Although he continued recording, his rise to the top and continuous creativity would take a toll. "I have had so many periods of anxiety and nervousness since becoming more popular, and fame can eat you, " he told Guitar Player. "You always have so much pressure to repeat your successes." But de Lucia was able to create magic once again in 1980 with the help of DiMeola and John McLaughlin. The three formed an acoustic-guitar super trio that stunned audiences with their brilliant musicianship. Evidence of their virtuosity and comraderie can be heard on the live 1981 album, Friday Night in San Francisco. McLaughlin explained the group's conception to Guitar Player's Tom Wheeler: "Al and I had the same idea--to play with Paco. I heard Paco on the radio, and it was love at first hearing. I said, 'I have to play with this man, and that's all I know.' And so I looked for him until I found him." Two years later the trio would enter the studio to record an appropriately titled follow-up LP, Passion, Grace and Fire.

De Lucia is still playing the flamenco music that is so much a part of the rich Gypsy heritage, but in a way that is both rooted in the past and easily accessible to today's audiences. Those who may doubt his commitment to either should take note. "... I play guitar not for me, but for flamenco," de Lucia told Guitar Player. "I don't want to be a star, or a rich man. I am working for my village, for my country, for my music, for the tradition of the art form, and I want to make the music better."

In 1998, de Lucia released Luzia on the PolyGram subsidiary Blue Thumb label. The release reveals the guitarist's ability to blur the lines between traditional aspects of flamenco, jazz and classical music. "The flamenco guitarist spends a lot of time learning to be expressive with the right hand--as opposed to classical guitarists who work on the left hand," de Lucia told Guitar Player writer Adam Levy. "Flamenco music has always been harmonically primitive, so the players put all their energy into the right hand, to play rhythmically with a tight, intense, and emotional feeling. That makes the flamenco player's right hand faster and more sophisticated than any other type of guitar player." The pyrotechnics often exhibited by guitar heroes of any genre upset de Lucia, who told Levy: "Technique should be something that you don't see.... I hate it when I see somebody doing something very difficult, and the difficulty is visible. Technique is to have, then to forget."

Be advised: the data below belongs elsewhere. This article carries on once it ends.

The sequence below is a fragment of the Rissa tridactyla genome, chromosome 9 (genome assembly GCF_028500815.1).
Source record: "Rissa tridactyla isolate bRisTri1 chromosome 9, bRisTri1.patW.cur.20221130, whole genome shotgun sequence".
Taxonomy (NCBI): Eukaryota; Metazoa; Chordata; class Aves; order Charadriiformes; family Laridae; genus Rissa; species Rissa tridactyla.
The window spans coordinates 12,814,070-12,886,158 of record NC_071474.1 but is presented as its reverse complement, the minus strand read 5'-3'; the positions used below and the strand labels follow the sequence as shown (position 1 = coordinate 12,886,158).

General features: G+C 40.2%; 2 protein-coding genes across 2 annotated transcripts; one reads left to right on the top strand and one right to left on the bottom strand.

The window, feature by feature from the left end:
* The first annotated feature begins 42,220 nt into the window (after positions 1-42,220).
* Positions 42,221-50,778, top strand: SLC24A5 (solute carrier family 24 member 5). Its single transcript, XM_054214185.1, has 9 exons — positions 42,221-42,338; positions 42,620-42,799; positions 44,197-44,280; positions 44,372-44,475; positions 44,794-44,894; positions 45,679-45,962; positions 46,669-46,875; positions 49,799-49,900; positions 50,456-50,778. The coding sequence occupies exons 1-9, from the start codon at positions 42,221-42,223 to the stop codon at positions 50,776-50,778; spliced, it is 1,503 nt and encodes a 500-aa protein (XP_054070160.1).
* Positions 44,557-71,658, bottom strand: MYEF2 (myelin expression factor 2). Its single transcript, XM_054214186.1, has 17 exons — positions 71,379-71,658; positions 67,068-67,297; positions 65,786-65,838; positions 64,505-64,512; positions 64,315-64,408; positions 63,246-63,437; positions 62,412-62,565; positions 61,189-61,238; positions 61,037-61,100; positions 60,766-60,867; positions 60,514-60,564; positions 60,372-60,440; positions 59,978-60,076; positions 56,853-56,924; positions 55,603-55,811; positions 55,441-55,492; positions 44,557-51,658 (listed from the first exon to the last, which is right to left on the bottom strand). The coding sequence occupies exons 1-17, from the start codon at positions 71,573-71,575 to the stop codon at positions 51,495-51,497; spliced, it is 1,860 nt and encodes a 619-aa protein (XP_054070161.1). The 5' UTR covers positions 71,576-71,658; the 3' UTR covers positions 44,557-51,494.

In 1999, a video of the 1979 Royal Albert Hall concert by de Lucia, John McLaughlin and Larry Coryell was released, entitled Meeting of the Spirits. If critics were ecstatic when writing of the original concert, they were equally effusive about the video document of the event. In 2004, de Lucia released Consitas Buenos, on which he plays other such stringed instruments as the lute, bouzouki, tres, and mandolin. Guitar Player writer Barry Cleveland described the release as music that "dances and soars into unexpected harmonic and melodic realms, while remaining firmly grounded in traditional rhythms, and, on all but two pieces, the guitars share the spotlight with one or more celebrated singers (including the late Cameron de la Isla, whose legendary voice was miraculously resurrected via digital technology on 'Que Venga el Alba')."

by Calen D. Stone and Bruce Walker

Paco de Lucia's Career

Won local guitar competition in Algeciras, Spain, and was invited to join Jose Greco's touring dance company at age 13; began recording career at age 16.

Paco de Lucia's Awards

Awarded El Premio Internacional de Acompanamiento at La Catedra de Flamencologia at age 14; selected best flamenco guitarist by Guitar Player magazine's readers' poll, 1977-81.

Famous Works

Further Reading



Visitor Comments Add a comment…

over 14 years ago

i think McLovin's a little jealous

over 15 years ago

very accurate information,though a small pieceof information on his lower less rose tinted points could be useful, for example his drug usage.